His father was gone and Diego didn’t get a chance to say goodbye.
“Um … okay. I’ll be on the first train heading east I can find. Tell Mom I love her and I’ll be there as soon as I can.”
Diego’s sister Liz was never what most people would consider a warm person, but her response was filled with more ice than he had heard from her in a long time.
“Right. I guess I’ll see you soon.”
Liz ended the call before Diego could say anything more.
After that Diego quickly packed his things with trembling hands, went straight to the Amtrak station and got a ticket heading toward Philadelphia. Luckily he was able to find one that went straight through without having to change trains and with minimal stops.
All this played through Diego’s mind for the umpteenth time as he reached up and got his red duffel bag from the overhead rack. The bag had a lot of miles on it and had been back and forth across the country more times than he could count. It was as much a part of him anymore as his glasses.
It was now almost three and the parking lot at the Hatboro Septa station was overflowing with cars. Diego had forgotten just how many people commuted into the city for work during the week. In an hour of so the trains would be packed to bursting with workers heading home for the day, only for them to do it all over again tomorrow and the day after that.
Diego shuddered at the thought of living that life.
He didn’t see his sister anywhere, so Diego sent her a quick text letting her know he was at the station. Liz had said she would pick him up but the exact time of his arrival had been nebulous at best so he fully expected to have to wait. Fortunately their parent’s house wasn’t that far. In fact, Diego could have probably walked there if he had to.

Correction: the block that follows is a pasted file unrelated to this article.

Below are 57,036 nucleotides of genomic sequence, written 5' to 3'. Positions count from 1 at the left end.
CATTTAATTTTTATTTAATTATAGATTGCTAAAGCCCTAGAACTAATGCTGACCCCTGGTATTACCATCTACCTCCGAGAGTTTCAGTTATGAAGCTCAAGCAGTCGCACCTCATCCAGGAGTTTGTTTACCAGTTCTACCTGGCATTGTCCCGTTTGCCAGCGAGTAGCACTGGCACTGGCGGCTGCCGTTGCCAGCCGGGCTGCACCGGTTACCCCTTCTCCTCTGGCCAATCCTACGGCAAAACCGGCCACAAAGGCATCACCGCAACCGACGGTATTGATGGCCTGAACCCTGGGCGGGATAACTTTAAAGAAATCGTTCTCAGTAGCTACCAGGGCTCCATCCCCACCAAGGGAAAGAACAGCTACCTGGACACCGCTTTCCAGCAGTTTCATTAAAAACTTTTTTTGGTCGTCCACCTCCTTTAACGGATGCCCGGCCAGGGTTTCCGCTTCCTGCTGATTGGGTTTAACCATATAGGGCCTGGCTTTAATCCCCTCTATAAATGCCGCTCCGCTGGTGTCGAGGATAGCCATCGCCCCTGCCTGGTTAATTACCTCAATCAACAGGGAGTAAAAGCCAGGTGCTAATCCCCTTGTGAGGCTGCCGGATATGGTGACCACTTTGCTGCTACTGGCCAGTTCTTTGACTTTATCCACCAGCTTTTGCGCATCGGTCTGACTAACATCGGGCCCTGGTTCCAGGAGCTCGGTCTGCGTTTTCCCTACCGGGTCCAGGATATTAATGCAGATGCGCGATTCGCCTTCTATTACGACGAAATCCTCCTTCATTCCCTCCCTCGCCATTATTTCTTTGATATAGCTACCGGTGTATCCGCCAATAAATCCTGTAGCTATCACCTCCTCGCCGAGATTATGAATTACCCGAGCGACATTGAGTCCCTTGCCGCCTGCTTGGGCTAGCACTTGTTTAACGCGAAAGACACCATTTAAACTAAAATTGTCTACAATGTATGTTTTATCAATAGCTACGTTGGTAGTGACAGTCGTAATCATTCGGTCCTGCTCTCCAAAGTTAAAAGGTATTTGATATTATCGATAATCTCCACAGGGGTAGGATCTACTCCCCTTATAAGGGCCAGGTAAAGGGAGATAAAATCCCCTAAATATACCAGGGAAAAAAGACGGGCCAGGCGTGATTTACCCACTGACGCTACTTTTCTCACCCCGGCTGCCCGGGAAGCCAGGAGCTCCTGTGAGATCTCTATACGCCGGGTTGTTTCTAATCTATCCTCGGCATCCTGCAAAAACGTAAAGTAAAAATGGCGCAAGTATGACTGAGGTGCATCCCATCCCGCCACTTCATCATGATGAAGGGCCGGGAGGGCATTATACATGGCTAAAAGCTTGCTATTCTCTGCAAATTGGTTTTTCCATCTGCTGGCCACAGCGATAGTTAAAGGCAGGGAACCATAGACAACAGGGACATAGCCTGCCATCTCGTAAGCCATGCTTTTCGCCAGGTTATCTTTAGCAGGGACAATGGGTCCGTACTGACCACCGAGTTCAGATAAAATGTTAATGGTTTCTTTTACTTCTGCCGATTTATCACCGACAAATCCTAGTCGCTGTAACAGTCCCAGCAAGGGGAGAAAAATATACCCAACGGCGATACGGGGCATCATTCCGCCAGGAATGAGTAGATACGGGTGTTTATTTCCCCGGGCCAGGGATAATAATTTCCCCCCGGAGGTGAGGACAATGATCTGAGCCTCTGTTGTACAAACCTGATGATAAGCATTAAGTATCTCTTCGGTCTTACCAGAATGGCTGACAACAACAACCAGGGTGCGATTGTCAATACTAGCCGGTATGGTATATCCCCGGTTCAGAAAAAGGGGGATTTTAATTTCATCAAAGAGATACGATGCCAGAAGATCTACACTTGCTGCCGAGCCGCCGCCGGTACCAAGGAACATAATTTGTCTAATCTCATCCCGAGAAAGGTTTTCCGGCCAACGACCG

His phone buzzed and he looked at it. The text simply read “On my way.”
So Diego pulled up a piece of curb and waited, his backpack and duffel bag on the asphalt in front of him.
About 15 minutes later a dark blue SUV pulled up. It stopped a few feet away from Diego and as he got up off the curb he heard the driver side door open and close on the other side of the car. A second later, Diego’s sister Liz was standing in front of him, arms folded as she walked toward him.
Elizabeth “Liz” Murdock was three years older than Diego but most people couldn’t tell. The two were practically mirror images of each other. Same height, same features, same mannerisms. Both wore glasses and both had red hair, though Liz wore hers long and straight and had no grey thanks to the wonders of modern hair coloring. She was wearing jeans and a t-shirt, which was her normal attire almost every time Diego saw his sister, though he did notice that she had put on a few pounds and her eyes seemed tired, which was odd for Liz.
Growing up they had been close, but once Liz moved away to college and then to Pittsburgh for a job that closeness seemed to fade. Even the birth of the twins Maxwell and David couldn’t bridge the gap that had seemed to grow between them.
It suddenly dawned on Diego that he hadn’t seen his nephews in four years. They had to be what, six by now? It was hard for him to picture his sister as a mother of twin six-year old boys. He wondered if they were at their mother’s house and if they would even remember their Uncle?
“Hi.” Diego said as he walked up to his sister.
“Hey.” Liz replied as the two embraced in a brief hug.
“She’s doing about as good as can be expected. She was asking about you and I told her you were on your way, that you’d be here soon.”
“Where’s Eric and the kids?” Eric, Liz’s husband, was a loud, gregarious guy who loved his wife and children and tolerated the rest of the world. The two had been together for years though they had never officially married, even when the twins were born.